You drop something, it breaks.

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PostPosted: Tue Nov 18, 2014 7:28 pm    Post subject: Reply with quote

Hashi Lebwohl wrote:
I'll have to track it down but some other political scientist concluded* (well, his work seems to indicate if not exactly "prove") that the sort of electoral system we have in the United States (which is a little different than what other other Western-style democracies have) always results in a dominant two-party system that marginalizes anyone not connected to those parties. We know this is true for Presidential elections, where 50.1% = 100% (which is insane).

Hee, are you sure it was someone important, and not just little old me?
I know, probably not. I'm not that influential on you, and your memory isn't that bad.
But I have pointed that out in a number of threads. It's a structural outcome, mostly due to "winner take all" elections, and enhanced by a few other quirks of our system.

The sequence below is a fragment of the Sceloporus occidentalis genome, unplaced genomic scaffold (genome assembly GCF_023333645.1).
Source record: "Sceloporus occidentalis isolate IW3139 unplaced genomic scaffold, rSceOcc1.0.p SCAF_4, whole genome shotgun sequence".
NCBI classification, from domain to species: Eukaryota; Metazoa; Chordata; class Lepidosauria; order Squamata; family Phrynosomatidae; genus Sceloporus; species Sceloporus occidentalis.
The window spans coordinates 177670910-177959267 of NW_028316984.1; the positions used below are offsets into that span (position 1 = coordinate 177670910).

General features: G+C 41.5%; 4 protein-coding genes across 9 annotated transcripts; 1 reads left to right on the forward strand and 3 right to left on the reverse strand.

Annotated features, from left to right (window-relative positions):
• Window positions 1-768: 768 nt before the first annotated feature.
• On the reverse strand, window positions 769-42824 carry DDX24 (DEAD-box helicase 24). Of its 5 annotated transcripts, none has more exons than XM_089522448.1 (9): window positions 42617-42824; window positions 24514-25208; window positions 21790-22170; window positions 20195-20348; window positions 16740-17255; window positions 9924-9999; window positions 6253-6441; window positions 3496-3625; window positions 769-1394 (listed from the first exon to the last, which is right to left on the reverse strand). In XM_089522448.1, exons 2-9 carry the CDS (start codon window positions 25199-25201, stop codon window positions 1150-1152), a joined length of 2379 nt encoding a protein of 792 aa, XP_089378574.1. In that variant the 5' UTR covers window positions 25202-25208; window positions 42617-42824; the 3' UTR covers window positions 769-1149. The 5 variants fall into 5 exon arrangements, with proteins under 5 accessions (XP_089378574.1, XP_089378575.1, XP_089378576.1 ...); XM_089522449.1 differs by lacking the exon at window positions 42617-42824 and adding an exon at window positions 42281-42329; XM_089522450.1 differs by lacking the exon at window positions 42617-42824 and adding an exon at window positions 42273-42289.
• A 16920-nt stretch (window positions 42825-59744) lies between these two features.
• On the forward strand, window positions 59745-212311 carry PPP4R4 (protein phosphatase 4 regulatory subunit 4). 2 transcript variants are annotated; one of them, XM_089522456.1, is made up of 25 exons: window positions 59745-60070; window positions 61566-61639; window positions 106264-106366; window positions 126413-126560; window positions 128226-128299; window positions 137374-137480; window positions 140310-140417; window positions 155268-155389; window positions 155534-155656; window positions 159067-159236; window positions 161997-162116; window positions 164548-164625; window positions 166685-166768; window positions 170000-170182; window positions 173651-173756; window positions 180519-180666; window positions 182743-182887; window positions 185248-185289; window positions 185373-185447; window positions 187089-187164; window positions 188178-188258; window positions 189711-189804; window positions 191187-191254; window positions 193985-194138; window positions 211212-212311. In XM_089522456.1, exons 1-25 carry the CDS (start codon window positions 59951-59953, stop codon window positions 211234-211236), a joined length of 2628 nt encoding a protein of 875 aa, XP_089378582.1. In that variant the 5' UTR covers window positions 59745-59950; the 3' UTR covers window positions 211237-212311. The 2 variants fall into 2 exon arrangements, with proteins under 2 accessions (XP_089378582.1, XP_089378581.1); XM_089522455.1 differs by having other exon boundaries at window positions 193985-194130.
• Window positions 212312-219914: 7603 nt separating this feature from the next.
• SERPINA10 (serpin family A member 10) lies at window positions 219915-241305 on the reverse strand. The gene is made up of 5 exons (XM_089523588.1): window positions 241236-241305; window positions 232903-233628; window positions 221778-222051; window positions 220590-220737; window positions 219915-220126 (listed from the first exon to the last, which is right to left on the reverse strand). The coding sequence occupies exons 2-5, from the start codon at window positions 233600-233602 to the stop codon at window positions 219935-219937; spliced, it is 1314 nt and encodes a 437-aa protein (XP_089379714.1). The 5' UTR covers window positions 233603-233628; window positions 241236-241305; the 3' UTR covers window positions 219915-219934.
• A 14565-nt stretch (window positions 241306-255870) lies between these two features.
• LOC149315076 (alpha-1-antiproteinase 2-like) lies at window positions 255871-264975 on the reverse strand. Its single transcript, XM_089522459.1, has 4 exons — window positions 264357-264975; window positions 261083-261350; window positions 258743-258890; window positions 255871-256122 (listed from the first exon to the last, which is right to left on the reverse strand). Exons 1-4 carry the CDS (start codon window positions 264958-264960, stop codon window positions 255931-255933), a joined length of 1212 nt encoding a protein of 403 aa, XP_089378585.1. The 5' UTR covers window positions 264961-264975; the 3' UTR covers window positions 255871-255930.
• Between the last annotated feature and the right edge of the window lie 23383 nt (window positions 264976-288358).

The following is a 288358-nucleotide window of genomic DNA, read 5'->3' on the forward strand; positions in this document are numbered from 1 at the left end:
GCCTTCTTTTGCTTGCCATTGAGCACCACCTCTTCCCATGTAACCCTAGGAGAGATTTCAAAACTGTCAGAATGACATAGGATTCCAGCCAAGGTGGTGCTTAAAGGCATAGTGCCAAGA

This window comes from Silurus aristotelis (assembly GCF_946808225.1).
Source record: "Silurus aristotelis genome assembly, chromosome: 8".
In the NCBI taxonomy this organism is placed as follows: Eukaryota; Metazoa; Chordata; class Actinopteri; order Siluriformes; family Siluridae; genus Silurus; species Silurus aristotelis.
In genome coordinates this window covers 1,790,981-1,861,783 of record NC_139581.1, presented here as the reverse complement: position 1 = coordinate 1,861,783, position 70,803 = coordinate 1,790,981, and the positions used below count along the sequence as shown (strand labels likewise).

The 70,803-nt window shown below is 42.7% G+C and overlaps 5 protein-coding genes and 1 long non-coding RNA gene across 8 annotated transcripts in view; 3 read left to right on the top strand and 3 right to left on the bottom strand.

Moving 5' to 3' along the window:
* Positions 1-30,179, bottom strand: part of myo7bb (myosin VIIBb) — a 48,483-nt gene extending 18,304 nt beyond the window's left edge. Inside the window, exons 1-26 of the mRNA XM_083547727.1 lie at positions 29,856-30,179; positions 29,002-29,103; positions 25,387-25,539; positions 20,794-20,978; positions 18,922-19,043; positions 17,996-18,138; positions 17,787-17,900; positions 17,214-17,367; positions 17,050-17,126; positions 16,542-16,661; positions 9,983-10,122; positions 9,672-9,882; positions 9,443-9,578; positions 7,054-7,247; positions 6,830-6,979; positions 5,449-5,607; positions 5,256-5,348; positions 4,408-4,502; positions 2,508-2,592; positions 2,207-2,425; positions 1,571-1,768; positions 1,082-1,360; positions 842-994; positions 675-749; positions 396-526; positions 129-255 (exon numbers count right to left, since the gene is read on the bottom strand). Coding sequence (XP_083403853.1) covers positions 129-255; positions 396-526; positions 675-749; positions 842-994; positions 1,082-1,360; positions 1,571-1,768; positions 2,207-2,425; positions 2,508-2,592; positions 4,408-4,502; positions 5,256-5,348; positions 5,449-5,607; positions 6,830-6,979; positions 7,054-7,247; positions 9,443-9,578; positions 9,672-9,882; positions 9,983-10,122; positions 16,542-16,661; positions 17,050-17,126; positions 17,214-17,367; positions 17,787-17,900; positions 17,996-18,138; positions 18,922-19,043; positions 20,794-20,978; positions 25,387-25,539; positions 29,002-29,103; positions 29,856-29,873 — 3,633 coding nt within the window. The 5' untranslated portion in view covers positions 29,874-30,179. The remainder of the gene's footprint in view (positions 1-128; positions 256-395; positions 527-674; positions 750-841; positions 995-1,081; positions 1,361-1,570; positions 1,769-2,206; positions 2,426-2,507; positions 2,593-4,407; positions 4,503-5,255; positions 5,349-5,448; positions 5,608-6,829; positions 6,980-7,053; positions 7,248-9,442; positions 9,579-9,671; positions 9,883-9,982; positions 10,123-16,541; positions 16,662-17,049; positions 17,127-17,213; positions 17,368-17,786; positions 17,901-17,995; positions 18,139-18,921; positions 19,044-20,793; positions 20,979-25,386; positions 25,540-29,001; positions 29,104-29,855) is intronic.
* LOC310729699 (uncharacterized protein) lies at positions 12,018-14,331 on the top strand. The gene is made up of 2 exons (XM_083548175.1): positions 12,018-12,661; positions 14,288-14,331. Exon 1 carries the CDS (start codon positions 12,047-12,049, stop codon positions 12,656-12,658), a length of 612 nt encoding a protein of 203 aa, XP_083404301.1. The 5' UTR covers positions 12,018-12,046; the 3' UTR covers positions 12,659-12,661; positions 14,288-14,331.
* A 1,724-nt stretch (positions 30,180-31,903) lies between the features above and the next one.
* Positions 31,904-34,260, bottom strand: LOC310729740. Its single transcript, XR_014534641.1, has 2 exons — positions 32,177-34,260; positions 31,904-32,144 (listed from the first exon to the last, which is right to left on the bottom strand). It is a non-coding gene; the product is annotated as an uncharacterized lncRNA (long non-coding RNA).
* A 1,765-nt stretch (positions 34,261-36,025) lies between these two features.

Now, people have pointed out that this isn't necessarily bad in some ways.
For instance, it [theoretically] makes it easier to get rid of people or groups of people if they or their party make bad decisions/enact ineffective or harmful policies.
And, as more proportional/multi-party systems work---they usually give excess influence/power to small segments. The third or fourth place finisher ends up in a stronger position than the first or second.
[[a detail in our method gives us that problem even WITH just 2 parties.
That's why the rural...who are always claiming they're being underrepresented and unfairly beaten up on in actual fact have far more power than their population dictates they should]].